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Animal Behavior

Martian snakes are elastic. If you take the tail of a Martian snake, and I take the head, and we pull in opposite directions, will there always be a part of the snake that doesn’t move?

Click for Answer

Misc

  • Alexander Pope was 4 foot 6.
  • SOCIAL INEPTITUDE is an anagram of POTENTIAL SUICIDE.
  • 6! × 7! = 10!
  • Is the correct answer to this question no?
  • “Do something well, and that is quickly enough.” — Baltasar Gracián

A Lost Appeal

A letter from Virginia slave Sargry Brown to her husband Mores, Oct. 27, 1840:

Dear Husband –

this is the third letter that I have written to you, and have not received any from you; and dont no the reason that I have not received any from you. I think very hard of it. the trader has been here three times to Look at me. I wish that you would try to see if you can get any one to buy me up there. if you don’t come down here this Sunday, perhaps you wont see me any more. Give my love to them all, and tell them all that perhaps I shan’t see you any more. Give my love to your mother in particular, and to mamy wines, and to aunt betsy, and all the children; tell Jane and Mother they must come down a fortnight before christmas. I wish to see you all, but I expect I never shall see you all — never no more.

I remain your Dear and affectionate Wife,

Sargry Brown

It never reached him — it was discovered in the dead letter office in Washington, D.C.

The Hypergame Paradox

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Call a game finite if it terminates in finitely many moves. Now consider Hypergame, which has two rules:

  1. The first player names a finite game.
  2. The two players play that game.

Is Hypergame a finite game? It seems so: It consists of a single game-naming move, followed by a subgame with a necessarily finite number of moves. But what if the first player names Hypergame itself as the subgame, and the second player names Hypergame as the sub-sub-game, and so on?

In presenting this question to students and colleagues at Union College, mathematician William Zwicker found that many saw the catch and quickly pointed out that it leads to infinite play, thinking that this settles the matter. But the proof that Hypergame is finite seems sound. “I … have to convince them that mathematicians cannot simply abandon a proof once a counter-example has been found, for if the internal flaw in such a proof cannot be identified then the counterexample threatens the entire edifice of mathematical proof.” What is the answer?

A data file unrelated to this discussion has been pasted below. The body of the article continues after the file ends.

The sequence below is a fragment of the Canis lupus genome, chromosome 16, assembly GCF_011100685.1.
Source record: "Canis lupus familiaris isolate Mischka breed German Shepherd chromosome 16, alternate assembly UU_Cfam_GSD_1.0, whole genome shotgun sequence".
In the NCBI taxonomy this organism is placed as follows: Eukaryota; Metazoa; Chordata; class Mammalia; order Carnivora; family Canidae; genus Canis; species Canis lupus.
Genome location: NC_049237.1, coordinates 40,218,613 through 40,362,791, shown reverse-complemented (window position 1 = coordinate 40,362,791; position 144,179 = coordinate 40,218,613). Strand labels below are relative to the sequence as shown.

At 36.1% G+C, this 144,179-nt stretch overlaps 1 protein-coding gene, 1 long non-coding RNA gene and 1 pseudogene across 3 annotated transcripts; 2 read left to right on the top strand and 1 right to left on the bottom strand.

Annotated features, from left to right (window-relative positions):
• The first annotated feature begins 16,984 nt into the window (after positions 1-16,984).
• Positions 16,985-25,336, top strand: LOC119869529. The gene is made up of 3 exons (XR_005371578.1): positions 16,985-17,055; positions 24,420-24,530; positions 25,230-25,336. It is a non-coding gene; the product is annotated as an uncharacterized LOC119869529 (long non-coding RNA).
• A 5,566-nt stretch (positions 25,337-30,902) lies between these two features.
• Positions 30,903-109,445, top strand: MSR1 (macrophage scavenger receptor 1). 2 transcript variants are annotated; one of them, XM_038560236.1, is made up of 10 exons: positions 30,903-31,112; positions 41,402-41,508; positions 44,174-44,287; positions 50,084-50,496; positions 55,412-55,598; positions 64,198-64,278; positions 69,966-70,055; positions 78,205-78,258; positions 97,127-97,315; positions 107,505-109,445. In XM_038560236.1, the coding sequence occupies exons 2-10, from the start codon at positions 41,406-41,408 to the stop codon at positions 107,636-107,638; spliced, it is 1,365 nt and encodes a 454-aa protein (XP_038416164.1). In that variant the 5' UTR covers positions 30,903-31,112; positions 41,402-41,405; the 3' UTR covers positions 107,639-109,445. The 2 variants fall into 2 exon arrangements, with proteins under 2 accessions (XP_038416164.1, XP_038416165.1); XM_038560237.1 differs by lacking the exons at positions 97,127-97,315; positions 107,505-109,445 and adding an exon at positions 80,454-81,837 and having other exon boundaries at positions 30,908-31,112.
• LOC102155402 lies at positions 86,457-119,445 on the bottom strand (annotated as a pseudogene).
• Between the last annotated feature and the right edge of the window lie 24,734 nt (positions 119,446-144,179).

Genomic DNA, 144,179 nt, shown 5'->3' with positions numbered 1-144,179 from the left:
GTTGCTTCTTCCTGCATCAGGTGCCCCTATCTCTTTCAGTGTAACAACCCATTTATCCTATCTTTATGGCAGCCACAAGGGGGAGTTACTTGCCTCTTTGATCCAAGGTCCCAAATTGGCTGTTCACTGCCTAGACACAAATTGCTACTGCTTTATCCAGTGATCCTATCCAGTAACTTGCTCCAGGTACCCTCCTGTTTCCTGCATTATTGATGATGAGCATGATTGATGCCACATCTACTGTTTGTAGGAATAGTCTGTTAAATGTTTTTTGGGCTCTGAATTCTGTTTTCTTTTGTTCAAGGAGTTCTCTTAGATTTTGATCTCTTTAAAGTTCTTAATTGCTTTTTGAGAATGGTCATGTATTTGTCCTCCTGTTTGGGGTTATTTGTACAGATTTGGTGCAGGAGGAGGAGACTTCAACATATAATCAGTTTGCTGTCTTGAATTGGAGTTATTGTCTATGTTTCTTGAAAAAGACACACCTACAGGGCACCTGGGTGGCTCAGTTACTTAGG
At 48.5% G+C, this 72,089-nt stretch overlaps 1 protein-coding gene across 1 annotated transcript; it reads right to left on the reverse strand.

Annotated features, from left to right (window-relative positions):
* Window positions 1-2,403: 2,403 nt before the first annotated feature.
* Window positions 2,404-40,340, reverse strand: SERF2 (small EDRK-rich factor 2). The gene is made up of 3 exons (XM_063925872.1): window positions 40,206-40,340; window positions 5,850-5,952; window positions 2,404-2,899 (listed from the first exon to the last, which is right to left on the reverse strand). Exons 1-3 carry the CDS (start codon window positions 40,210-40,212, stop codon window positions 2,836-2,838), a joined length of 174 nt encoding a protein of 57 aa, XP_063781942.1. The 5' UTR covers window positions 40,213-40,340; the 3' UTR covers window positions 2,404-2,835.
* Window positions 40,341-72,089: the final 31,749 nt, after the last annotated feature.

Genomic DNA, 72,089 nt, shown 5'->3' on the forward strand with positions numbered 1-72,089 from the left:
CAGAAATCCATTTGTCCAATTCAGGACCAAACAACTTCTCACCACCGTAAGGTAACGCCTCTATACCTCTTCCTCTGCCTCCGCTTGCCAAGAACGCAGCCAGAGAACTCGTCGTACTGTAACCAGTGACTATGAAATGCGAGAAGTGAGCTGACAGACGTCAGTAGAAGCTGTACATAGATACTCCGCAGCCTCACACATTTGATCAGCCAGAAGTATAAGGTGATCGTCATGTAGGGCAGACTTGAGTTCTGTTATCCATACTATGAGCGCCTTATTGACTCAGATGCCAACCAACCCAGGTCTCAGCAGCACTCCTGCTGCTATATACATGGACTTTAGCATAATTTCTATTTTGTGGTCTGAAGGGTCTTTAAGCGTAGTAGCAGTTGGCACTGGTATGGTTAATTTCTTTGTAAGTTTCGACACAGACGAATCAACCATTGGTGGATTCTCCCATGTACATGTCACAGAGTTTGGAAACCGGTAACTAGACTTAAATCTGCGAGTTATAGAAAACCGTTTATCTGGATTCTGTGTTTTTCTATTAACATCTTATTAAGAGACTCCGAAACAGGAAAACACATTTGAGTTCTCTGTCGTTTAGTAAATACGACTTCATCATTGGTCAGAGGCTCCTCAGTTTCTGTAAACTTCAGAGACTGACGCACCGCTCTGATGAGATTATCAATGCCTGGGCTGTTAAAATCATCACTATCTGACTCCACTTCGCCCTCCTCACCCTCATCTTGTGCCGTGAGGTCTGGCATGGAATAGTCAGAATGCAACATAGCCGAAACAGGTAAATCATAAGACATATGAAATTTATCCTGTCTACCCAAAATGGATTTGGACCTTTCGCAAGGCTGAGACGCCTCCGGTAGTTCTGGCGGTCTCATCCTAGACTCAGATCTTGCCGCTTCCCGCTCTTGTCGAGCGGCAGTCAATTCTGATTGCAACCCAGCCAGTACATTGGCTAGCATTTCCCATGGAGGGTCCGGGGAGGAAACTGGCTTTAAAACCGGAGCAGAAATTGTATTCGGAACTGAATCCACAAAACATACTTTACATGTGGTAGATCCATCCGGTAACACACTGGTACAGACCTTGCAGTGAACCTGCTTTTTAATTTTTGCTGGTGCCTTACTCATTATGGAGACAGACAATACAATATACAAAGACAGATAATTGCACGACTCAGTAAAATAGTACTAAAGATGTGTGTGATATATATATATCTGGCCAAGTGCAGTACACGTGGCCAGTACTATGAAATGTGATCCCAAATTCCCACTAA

(William S. Zwicker, “Playing Games with Games: The Hypergame Paradox,” American Mathematical Monthly 94:6, 507-514)

Unquote

“There are two things to aim at in life: first, to get what you want; and, after that, to enjoy it. Only the wisest of mankind achieve the second.” — Logan Pearsall Smith

Reverses

A Hungarian problem shortlisted for the 30th International Mathematical Olympiad, 1989:

Around a circular race track are n race cars, each at a different location. At a signal, each car chooses a direction and begins to drive at a constant speed that will take it around the course in 1 hour. When two cars meet, both reverse direction without loss of speed. Show that at some future moment all the cars will be at their original positions.

Click for Answer

Plant Food

man-eating tree

Exploring a tabooed piece of land on Mindanao, Mississippian planter W.C. Bryant discovered a 35-foot tree surrounded by bones and the smell of carrion. He was entering the circle to examine a skull when his guide suddenly pinioned his arms and pulled him backward “with the strength of a maniac.” Bryant followed the man’s gaze and saw that “the tree was reaching for him”:

The whole thing had changed shape and was horribly alive and alert. The dull, heavy leaves had sprung from their compact formation and were coming at him from all directions, advancing on the ends of long vine-like stems which stretched across like the necks of innumerable geese and, now that the old man had stopped his screaming, the air was full of hissing sounds.